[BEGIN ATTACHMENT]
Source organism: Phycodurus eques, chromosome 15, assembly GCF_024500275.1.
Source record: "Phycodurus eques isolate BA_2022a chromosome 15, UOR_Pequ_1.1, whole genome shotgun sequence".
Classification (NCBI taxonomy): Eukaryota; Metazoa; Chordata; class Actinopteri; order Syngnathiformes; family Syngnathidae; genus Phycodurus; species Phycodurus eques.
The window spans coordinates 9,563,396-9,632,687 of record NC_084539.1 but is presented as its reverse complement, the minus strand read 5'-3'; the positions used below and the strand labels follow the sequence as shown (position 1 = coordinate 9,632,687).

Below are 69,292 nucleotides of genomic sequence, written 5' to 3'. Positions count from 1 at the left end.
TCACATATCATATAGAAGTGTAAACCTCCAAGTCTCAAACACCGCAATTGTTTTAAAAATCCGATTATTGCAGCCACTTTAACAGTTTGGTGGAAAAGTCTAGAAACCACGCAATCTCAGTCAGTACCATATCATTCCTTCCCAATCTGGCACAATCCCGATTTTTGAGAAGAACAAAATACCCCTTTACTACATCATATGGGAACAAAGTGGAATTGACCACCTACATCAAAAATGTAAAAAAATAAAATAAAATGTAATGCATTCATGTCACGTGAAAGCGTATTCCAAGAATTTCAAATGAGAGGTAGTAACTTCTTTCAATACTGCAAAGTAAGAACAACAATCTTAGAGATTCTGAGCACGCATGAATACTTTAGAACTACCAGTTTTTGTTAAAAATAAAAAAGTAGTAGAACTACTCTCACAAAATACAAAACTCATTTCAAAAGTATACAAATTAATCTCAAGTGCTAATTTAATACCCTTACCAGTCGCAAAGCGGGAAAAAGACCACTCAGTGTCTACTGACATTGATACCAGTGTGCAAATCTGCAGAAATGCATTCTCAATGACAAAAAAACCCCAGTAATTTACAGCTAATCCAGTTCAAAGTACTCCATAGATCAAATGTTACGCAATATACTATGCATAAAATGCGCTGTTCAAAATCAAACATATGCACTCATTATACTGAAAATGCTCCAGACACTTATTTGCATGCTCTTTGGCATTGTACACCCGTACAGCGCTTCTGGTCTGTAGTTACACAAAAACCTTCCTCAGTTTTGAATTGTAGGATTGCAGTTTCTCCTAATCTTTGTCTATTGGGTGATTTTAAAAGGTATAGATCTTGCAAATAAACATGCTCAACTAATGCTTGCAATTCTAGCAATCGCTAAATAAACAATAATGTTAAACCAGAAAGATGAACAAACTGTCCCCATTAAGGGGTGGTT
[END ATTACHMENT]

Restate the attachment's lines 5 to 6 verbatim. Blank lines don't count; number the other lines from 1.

Below are 69,292 nucleotides of genomic sequence, written 5' to 3'. Positions count from 1 at the left end.
TCACATATCATATAGAAGTGTAAACCTCCAAGTCTCAAACACCGCAATTGTTTTAAAAATCCGATTATTGCAGCCACTTTAACAGTTTGGTGGAAAAGTCTAGAAACCACGCAATCTCAGTCAGTACCATATCATTCCTTCCCAATCTGGCACAATCCCGATTTTTGAGAAGAACAAAATACCCCTTTACTACATCATATGGGAACAAAGTGGAATTGACCACCTACATCAAAAATGTAAAAAAATAAAATAAAATGTAATGCATTCATGTCACGTGAAAGCGTATTCCAAGAATTTCAAATGAGAGGTAGTAACTTCTTTCAATACTGCAAAGTAAGAACAACAATCTTAGAGATTCTGAGCACGCATGAATACTTTAGAACTACCAGTTTTTGTTAAAAATAAAAAAGTAGTAGAACTACTCTCACAAAATACAAAACTCATTTCAAAAGTATACAAATTAATCTCAAGTGCTAATTTAATACCCTTACCAGTCGCAAAGCGGGAAAAAGACCACTCAGTGTCTACTGACATTGATACCAGTGTGCAAATCTGCAGAAATGCATTCTCAATGACAAAAAAACCCCAGTAATTTACAGCTAATCCAGTTCAAAGTACTCCATAGATCAAATGTTACGCAATATACTATGCATAAAATGCGCTGTTCAAAATCAAACATATGCACTCATTATACTGAAAATGCTCCAGACACTTATTTGCATGCTCTTTGGCATTGTACACCCGTACAGCGCTTCTGGTCTGTAGTTACACAAAAACCTTCCTCAGTTTTGAATTGTAGGATTGCAGTTTCTCCTAATCTTTGTCTATTGGGTGATTTTAAAAGGTATAGATCTTGCAAATAAACATGCTCAACTAATGCTTGCAATTCTAGCAATCGCTAAATAAACAATAATGTTAAACCAGAAAGATGAACAAACTGTCCCCATTAAGGGGTGGTT